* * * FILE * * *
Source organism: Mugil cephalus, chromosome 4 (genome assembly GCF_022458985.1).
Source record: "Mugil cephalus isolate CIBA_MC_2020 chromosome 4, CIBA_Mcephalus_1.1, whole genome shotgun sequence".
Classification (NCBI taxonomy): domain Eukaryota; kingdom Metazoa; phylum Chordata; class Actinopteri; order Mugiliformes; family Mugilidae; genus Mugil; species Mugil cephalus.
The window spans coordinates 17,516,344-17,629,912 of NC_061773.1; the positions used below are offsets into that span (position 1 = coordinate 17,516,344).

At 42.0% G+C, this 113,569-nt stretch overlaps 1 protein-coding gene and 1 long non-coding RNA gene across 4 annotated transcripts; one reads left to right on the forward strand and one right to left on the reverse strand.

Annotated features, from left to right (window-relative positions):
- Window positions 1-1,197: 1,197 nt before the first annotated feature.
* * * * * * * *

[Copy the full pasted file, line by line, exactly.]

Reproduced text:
Source organism: Mugil cephalus, chromosome 4 (genome assembly GCF_022458985.1).
Source record: "Mugil cephalus isolate CIBA_MC_2020 chromosome 4, CIBA_Mcephalus_1.1, whole genome shotgun sequence".
Classification (NCBI taxonomy): domain Eukaryota; kingdom Metazoa; phylum Chordata; class Actinopteri; order Mugiliformes; family Mugilidae; genus Mugil; species Mugil cephalus.
The window spans coordinates 17,516,344-17,629,912 of NC_061773.1; the positions used below are offsets into that span (position 1 = coordinate 17,516,344).

At 42.0% G+C, this 113,569-nt stretch overlaps 1 protein-coding gene and 1 long non-coding RNA gene across 4 annotated transcripts; one reads left to right on the forward strand and one right to left on the reverse strand.

Annotated features, from left to right (window-relative positions):
- Window positions 1-1,197: 1,197 nt before the first annotated feature.